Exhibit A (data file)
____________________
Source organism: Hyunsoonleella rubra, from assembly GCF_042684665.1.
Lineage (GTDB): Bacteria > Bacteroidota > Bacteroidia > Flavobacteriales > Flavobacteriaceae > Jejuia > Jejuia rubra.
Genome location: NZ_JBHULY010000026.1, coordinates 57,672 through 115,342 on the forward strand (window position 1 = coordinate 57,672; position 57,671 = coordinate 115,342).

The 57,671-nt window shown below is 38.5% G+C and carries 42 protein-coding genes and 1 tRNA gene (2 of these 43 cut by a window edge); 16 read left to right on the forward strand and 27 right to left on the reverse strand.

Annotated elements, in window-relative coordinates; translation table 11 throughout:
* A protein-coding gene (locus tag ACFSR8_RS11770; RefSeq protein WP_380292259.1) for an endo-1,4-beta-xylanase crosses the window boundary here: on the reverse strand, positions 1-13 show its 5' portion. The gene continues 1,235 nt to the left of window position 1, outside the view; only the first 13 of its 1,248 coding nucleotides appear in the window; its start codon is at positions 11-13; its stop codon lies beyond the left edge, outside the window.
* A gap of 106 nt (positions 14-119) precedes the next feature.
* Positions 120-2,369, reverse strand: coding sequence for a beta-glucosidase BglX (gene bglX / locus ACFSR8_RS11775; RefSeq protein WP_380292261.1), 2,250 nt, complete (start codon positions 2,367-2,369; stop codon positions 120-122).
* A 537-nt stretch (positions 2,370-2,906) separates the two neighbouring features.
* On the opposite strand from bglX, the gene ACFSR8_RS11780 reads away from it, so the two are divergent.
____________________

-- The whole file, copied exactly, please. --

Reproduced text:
Source organism: Hyunsoonleella rubra, from assembly GCF_042684665.1.
Lineage (GTDB): Bacteria > Bacteroidota > Bacteroidia > Flavobacteriales > Flavobacteriaceae > Jejuia > Jejuia rubra.
Genome location: NZ_JBHULY010000026.1, coordinates 57,672 through 115,342 on the forward strand (window position 1 = coordinate 57,672; position 57,671 = coordinate 115,342).

The 57,671-nt window shown below is 38.5% G+C and carries 42 protein-coding genes and 1 tRNA gene (2 of these 43 cut by a window edge); 16 read left to right on the forward strand and 27 right to left on the reverse strand.

Annotated elements, in window-relative coordinates; translation table 11 throughout:
* A protein-coding gene (locus tag ACFSR8_RS11770; RefSeq protein WP_380292259.1) for an endo-1,4-beta-xylanase crosses the window boundary here: on the reverse strand, positions 1-13 show its 5' portion. The gene continues 1,235 nt to the left of window position 1, outside the view; only the first 13 of its 1,248 coding nucleotides appear in the window; its start codon is at positions 11-13; its stop codon lies beyond the left edge, outside the window.
* A gap of 106 nt (positions 14-119) precedes the next feature.
* Positions 120-2,369, reverse strand: coding sequence for a beta-glucosidase BglX (gene bglX / locus ACFSR8_RS11775; RefSeq protein WP_380292261.1), 2,250 nt, complete (start codon positions 2,367-2,369; stop codon positions 120-122).
* A 537-nt stretch (positions 2,370-2,906) separates the two neighbouring features.
* On the opposite strand from bglX, the gene ACFSR8_RS11780 reads away from it, so the two are divergent.